Some fans thought that Jackson might have been fired because of his religious views. Some fans thought that since Jackson helped turn the Warriors franchise around, he deserved to remain as head coach. Some fans thought that it wasn’t smart to fire Jackson after the face of the franchise, Stephen Curry, was very vocal about his support for Jackson and his desire for Jackson to remain head coach.

Read the full story at Golden Gate Sports.

Andre Iguodala: “We Had a Really Good Coach in Mark Jackson”

Nov 6, 2013; Minneapolis, MN, USA; Golden State Warriors head coach Mark Jackson talks to shooting guard Andre Iguodala (9) in the second half against the Minnesota Timberwolves at Target Center. The Warriors won 106-93. Mandatory Credit: Jesse Johnson-USA TODAY Sports

Nov 6, 2013; Minneapolis, MN, USA; Golden State Warriors head coach Mark Jackson talks to shooting guard Andre Iguodala (9) in the second half against the Minnesota Timberwolves at Target Center. The Warriors won 106-93. Mandatory Credit: Jesse Johnson-USA TODAY Sports

Andre Iguodala was recently named to the NBA’s All-Defensive First Team for the 2013-2014 season. Iguodala became the first Golden State Warriors player to receive this honor since Nate Thurmond in 1971.

On Monday, Iguodala went on KNBR to discuss what this honor means to him, his thoughts on Mark Jackson, and his thoughts on the future of the Warriors.

Read the full story at Golden Gate Sports.

Golden State Warriors Head Coach Candidates: Stan Van Gundy

Orlando Magic head coach Stan Van Gundy pumps his fist in the fourth quarter against the Cleveland Cavaliers at Quicken Loans Arena. (Source: David Richard-USA TODAY Sports)

Orlando Magic head coach Stan Van Gundy pumps his fist in the fourth quarter against the Cleveland Cavaliers at Quicken Loans Arena. (Source: David Richard-USA TODAY Sports)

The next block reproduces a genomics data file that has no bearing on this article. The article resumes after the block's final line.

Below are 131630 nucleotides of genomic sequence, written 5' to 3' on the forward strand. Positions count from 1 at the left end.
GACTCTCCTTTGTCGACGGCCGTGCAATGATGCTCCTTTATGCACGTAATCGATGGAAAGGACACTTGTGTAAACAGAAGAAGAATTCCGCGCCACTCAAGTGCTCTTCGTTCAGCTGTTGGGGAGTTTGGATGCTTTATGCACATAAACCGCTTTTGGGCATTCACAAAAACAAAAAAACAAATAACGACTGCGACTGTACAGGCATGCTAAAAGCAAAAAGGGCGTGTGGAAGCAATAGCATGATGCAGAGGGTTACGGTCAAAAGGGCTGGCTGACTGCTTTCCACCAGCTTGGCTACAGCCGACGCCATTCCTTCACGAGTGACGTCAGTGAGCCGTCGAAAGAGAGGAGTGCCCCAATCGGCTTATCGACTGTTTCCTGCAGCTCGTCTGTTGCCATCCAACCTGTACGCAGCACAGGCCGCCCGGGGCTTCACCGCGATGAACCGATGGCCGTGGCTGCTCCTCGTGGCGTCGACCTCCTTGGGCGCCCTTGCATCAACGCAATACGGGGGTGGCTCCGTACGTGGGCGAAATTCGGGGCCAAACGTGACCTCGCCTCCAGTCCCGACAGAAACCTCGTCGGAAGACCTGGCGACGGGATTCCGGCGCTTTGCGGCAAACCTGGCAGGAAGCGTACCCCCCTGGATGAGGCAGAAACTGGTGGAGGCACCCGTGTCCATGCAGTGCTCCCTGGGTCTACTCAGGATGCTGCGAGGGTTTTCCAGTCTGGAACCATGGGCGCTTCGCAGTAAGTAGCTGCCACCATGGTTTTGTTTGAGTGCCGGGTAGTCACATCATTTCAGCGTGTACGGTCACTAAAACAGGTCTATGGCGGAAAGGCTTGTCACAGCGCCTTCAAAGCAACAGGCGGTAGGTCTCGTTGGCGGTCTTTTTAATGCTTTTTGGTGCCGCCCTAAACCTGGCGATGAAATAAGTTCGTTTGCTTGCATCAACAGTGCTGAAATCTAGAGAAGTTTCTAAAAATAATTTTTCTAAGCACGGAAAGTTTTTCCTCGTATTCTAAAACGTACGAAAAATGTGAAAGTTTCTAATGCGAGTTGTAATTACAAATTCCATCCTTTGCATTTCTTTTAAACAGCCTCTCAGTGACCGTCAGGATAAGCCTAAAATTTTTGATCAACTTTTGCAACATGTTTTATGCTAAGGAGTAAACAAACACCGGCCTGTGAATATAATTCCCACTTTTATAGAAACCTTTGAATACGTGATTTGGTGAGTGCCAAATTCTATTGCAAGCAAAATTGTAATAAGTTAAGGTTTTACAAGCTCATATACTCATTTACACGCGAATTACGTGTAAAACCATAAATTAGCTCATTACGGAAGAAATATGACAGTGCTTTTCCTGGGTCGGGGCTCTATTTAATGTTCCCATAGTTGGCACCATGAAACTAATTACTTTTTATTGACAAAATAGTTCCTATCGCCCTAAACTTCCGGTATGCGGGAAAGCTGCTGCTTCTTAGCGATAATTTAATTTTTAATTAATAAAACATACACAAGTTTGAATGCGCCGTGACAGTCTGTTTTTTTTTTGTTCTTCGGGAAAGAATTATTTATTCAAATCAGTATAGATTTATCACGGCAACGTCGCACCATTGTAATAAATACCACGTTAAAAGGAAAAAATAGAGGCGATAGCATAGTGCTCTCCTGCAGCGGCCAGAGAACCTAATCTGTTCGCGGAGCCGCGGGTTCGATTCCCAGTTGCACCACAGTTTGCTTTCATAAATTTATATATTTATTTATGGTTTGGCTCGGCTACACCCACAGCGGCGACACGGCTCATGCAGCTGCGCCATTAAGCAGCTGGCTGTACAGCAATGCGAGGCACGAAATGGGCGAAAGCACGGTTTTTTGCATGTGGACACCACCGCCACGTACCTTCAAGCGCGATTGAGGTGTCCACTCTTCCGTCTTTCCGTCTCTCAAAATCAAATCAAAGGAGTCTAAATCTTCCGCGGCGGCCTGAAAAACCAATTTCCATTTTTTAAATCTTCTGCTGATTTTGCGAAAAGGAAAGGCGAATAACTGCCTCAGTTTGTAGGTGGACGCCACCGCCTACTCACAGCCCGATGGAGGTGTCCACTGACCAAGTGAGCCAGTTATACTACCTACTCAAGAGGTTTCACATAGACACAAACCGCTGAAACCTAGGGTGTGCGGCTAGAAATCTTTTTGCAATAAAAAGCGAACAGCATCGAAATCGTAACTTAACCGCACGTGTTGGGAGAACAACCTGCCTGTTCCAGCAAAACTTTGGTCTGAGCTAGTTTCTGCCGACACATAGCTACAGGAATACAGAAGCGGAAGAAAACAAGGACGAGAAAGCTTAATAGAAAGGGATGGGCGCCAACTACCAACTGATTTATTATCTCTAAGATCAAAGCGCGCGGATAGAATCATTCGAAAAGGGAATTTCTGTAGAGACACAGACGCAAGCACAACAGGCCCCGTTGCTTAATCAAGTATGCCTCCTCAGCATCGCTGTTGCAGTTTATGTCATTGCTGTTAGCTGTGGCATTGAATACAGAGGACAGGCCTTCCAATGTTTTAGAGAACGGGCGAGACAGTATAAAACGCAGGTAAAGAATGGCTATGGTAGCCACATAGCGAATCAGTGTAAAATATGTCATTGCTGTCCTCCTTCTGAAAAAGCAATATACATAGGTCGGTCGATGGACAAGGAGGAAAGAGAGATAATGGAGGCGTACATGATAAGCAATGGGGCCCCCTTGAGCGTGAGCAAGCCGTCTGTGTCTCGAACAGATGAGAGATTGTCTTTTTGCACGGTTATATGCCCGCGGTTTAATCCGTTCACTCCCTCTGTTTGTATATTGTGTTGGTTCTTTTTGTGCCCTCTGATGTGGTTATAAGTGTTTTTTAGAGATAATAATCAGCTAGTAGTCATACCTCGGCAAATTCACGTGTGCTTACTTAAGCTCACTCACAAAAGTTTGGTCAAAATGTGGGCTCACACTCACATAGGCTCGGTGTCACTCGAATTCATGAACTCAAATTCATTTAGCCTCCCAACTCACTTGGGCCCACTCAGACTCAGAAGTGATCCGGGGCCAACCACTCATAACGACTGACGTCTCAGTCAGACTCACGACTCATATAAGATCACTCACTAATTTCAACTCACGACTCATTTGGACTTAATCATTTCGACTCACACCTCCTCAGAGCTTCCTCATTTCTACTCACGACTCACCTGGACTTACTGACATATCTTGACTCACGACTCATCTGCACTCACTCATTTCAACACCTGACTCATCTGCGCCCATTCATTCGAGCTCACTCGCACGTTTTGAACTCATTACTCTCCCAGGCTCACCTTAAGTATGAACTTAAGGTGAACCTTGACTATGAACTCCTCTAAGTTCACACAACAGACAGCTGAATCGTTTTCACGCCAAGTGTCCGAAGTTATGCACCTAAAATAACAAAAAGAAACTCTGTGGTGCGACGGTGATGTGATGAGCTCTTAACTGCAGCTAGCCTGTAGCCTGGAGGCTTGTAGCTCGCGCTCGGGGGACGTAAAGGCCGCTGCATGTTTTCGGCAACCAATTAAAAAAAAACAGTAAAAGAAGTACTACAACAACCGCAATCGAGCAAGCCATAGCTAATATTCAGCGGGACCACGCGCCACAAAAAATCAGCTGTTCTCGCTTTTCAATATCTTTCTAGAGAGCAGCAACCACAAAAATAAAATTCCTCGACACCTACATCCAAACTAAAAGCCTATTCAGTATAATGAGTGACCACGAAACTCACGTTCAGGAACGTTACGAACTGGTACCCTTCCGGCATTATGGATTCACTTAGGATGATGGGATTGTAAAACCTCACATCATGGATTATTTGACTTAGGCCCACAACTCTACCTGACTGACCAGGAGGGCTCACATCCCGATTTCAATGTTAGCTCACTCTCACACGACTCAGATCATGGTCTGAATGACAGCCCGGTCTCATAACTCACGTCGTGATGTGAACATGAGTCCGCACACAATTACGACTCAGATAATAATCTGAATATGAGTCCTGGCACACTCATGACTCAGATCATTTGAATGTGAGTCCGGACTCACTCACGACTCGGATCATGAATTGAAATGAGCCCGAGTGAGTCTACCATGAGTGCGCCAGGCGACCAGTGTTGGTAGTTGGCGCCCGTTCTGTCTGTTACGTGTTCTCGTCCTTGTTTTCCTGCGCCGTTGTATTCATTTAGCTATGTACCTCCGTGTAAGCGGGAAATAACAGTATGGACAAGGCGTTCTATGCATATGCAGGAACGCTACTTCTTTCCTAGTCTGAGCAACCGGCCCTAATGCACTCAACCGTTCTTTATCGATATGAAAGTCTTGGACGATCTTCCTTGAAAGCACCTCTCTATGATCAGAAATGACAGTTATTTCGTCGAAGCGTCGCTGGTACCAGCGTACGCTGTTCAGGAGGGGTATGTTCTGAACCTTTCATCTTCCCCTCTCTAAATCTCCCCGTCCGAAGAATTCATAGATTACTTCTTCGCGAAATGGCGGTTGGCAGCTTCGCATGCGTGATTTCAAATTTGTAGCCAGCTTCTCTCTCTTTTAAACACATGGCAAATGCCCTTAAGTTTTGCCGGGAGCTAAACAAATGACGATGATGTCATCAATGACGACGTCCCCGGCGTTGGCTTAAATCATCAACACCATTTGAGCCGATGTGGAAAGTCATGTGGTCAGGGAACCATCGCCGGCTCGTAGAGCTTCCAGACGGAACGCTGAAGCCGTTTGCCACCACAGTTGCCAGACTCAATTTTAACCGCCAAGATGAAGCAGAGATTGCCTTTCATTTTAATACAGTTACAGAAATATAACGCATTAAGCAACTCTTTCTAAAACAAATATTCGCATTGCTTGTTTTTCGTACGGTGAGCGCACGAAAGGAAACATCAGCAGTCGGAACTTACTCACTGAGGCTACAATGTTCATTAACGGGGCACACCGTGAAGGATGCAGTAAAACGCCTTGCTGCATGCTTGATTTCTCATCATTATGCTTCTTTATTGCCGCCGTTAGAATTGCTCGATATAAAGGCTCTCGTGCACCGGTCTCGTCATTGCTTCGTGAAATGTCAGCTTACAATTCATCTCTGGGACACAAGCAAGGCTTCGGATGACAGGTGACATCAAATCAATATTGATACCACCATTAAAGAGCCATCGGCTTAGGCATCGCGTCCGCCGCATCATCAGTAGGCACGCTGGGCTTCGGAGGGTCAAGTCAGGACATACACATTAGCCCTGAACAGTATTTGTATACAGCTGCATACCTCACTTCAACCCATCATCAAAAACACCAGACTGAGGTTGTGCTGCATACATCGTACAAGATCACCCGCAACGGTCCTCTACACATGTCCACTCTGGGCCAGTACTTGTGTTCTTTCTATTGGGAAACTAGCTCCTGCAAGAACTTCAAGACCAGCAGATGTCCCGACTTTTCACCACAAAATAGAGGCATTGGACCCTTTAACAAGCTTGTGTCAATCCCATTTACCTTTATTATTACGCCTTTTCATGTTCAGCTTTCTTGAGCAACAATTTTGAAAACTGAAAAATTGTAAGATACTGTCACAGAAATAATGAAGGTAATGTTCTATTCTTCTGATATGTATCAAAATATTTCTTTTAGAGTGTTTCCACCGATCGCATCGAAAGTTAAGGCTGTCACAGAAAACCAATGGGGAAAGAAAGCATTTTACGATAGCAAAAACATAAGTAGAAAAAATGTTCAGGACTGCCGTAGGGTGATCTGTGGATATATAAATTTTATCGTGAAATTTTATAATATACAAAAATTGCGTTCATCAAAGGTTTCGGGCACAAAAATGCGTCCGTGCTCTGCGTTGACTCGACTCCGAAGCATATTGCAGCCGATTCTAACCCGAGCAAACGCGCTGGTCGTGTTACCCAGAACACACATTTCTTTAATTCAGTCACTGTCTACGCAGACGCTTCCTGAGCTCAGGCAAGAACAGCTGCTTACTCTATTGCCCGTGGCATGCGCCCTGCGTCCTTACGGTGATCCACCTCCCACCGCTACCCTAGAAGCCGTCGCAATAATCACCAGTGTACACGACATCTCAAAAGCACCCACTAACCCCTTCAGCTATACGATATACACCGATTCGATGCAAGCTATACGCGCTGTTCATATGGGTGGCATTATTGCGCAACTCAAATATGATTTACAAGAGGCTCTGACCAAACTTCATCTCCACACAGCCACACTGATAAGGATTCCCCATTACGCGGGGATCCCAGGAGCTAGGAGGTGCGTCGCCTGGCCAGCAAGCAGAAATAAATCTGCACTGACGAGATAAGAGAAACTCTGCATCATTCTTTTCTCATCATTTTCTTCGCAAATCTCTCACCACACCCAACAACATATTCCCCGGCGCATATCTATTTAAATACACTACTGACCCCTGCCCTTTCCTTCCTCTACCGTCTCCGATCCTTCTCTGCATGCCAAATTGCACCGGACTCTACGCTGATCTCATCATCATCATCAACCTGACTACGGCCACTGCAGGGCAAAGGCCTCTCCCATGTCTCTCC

This article was originally published on Golden Gate Sports.

The Golden State Warriors fired Mark Jackson on Tuesday, and now it’s time for management to find the right coach for this team.

One of the top candidates to become the Warriors’ head coach is Stan Van Gundy. Marc Spears of Yahoo! Sports reported last night that the Warriors have already contacted Van Gundy about taking over as head coach.

As a head coach, Van Gundy has a career record of 579-371, and his teams have reached the playoffs in each of the eight seasons he was a head coach.

In addition to those impressive numbers, in his five seasons as the head coach of the Orlando Magic between 2007-2012, he had a .657 winning percentage, 31 playoff wins, four 50-win seasons, three Southeast Division titles, and one Eastern Conference title.

Van Gundy clearly has had success as a head coach, but he also could be a great fit for the Warriors. He values defense, which is important for the Warriors given the fact that they just recently transformed into an effective defensive team.

According to Eddy Rivera of Magicbasketball.net, Van Gundy has a defense-first mindset, and he always demanded perfection on defense.

“Van Gundy demanded consistent execution, energy, and effort on defense. And he usually got it. Defense was Van Gundy’s currency in all aspects. For the players, it netted them playing time. For the Magic, it netted them wins.”

Offensively, Van Gundy employed a smart, efficient system in Orlando. There’s no guarantee that he would run the same offensive system for the Warriors that he did for the Magic, but if he decided to, it could be a fairly smooth transition for this Warriors team.

The basic principle of his offense was to exploit Dwight Howard’s strength and ability to post-up and surround him with three-point shooters. By having a threat down low, opposing defenses had to pay extra attention to post-ups or they had to double team, which allowed shooters to spread the floor and get more open looks from three.

Now, the Warriors don’t have a Howard-esque player on their team. Andrew Bogut is an elite center defensively, but his offensive talents haven’t been utilized in his time with the Warriors. Van Gundy could decide to integrate Bogut more offensively, which would loosen up the opposing defense more.

Van Gundy would make the proper adjustments to not having a dominant offensive center, and he would certainly get the most out of the Warriors’ ability to shoot threes. Stephen Curry and Klay Thompson are arguably the best shooting backcourt in the NBA, and Van Gundy would find ways to get them easier looks.